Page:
Treasury Unveils Ksh 113 billion Bailout Plan for Kenya Airways

The government plans to pump an estimated Ksh.113 billion ($1 billion) in ailing national carrier Kenya Airways (KQ), the International Monetary Fund (IMF) has revealed.

Kenya Airways Fleet at the Jomo Kenyatta International Airport, Nairobi PHOTO | KHUSOKO

Financially battered Kenya Airways will get government support to survive the coronavirus pandemic and remain afloat.

Treasury Secretary Ukur Yatani plans were revealed through the International Monetary Fund report published Thursday.

“The authorities are developing plans to restructure Kenya Airways and anticipate providing significant financial support over the medium term,” the IMF said.

“Much of the projected $1 billion costs for KQ’s restructuring is unavoidable as the government had previously guaranteed Ksh.84.8 billion ($750 million) in debt owed by the airline, and KQ has run large arrears.”

According to the proposed plan, the government will take over Ksh.93.5 billion ($827 million) of KQ’s debt and inject Ksh.53.4 billion ($473 million) in direct budgetary support across the 2021/2022 and 2022/2023 budget cycles to clear overdue payment obligations and cover the upfront costs of restructuring.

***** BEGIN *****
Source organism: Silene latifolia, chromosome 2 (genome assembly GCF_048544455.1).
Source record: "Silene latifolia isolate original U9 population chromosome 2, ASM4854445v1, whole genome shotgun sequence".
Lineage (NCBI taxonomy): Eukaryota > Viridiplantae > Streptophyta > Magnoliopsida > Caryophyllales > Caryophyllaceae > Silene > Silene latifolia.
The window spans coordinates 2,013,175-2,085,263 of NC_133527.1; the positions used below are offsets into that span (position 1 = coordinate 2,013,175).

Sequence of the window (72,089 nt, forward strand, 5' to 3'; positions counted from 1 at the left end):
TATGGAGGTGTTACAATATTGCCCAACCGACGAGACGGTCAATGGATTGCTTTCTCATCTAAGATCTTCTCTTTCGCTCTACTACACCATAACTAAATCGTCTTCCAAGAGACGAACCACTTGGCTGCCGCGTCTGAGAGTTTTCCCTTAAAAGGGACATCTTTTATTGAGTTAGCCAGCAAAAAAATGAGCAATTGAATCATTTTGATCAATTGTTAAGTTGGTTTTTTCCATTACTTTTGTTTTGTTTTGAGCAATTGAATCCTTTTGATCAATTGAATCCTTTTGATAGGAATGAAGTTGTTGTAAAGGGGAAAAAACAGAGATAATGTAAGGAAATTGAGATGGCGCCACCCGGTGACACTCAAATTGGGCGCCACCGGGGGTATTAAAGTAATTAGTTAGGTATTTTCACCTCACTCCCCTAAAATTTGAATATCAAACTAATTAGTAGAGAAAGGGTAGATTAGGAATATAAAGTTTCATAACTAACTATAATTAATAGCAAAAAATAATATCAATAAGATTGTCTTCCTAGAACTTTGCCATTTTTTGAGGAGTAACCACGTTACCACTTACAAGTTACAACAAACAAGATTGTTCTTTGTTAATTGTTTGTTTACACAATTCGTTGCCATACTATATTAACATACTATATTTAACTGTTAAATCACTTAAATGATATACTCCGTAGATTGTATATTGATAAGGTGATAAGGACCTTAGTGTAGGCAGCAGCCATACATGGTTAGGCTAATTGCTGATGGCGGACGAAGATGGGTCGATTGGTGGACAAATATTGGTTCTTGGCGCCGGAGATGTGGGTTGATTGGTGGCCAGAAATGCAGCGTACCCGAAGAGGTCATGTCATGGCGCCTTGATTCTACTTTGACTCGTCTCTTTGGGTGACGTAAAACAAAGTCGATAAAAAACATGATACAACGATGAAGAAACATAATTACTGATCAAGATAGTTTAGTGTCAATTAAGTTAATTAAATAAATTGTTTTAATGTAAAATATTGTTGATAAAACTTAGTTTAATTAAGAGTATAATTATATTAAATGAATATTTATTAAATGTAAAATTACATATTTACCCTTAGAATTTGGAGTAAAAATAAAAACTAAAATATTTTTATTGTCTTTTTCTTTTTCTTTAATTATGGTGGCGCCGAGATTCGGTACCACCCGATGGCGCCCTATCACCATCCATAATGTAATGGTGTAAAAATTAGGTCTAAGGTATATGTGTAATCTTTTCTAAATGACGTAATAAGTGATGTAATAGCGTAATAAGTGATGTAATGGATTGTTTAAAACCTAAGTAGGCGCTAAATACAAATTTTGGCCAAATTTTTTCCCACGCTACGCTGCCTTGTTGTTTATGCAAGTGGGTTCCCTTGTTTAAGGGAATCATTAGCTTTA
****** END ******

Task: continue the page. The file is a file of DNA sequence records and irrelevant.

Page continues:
“The authorities do not intend to nationalise the carrier and are considering appropriate mechanisms to protect the Exchequer’s financial interests during the restructuring process,” Yatani said in a letter to the IMF.

With the proposal, the Kenyan government has dropped plans to nationalise Kenya Airways (KQ).  This was to be realised through the National Aviation Management Bill 2020.

In June 2019, legislators approved the bill that was aimed at forming a holding company with four subsidiaries: Kenya Airports Authority, Kenya Airways, Jomo Kenyatta International Airport (JKIA), and a centralized aviation college.

“The authorities do not intend to nationalise the carrier and are considering appropriate mechanisms to protect the Exchequer’s financial interests during the restructuring process,” said Treasury CS Ukur Yattani in the letter.

The Kenyan government owns 48.9 per cent of the national carrier and it is expected to buy out the remaining holders of 51.1 per cent of the shares. 

Air France-KLM owns an almost 8 per cent stake in Kenya Airways.

Local lenders own a 38.1 per cent stake which they acquired in 2017 after KQ was unable to service its loans of Ksh16.9 billion.

Kenya Airways narrowed its net loss by 20 per cent to Ksh 11.5 billion in the first half of FY 2022 on a year on year basis on account of lower exceptional expenses and higher cargo volumes.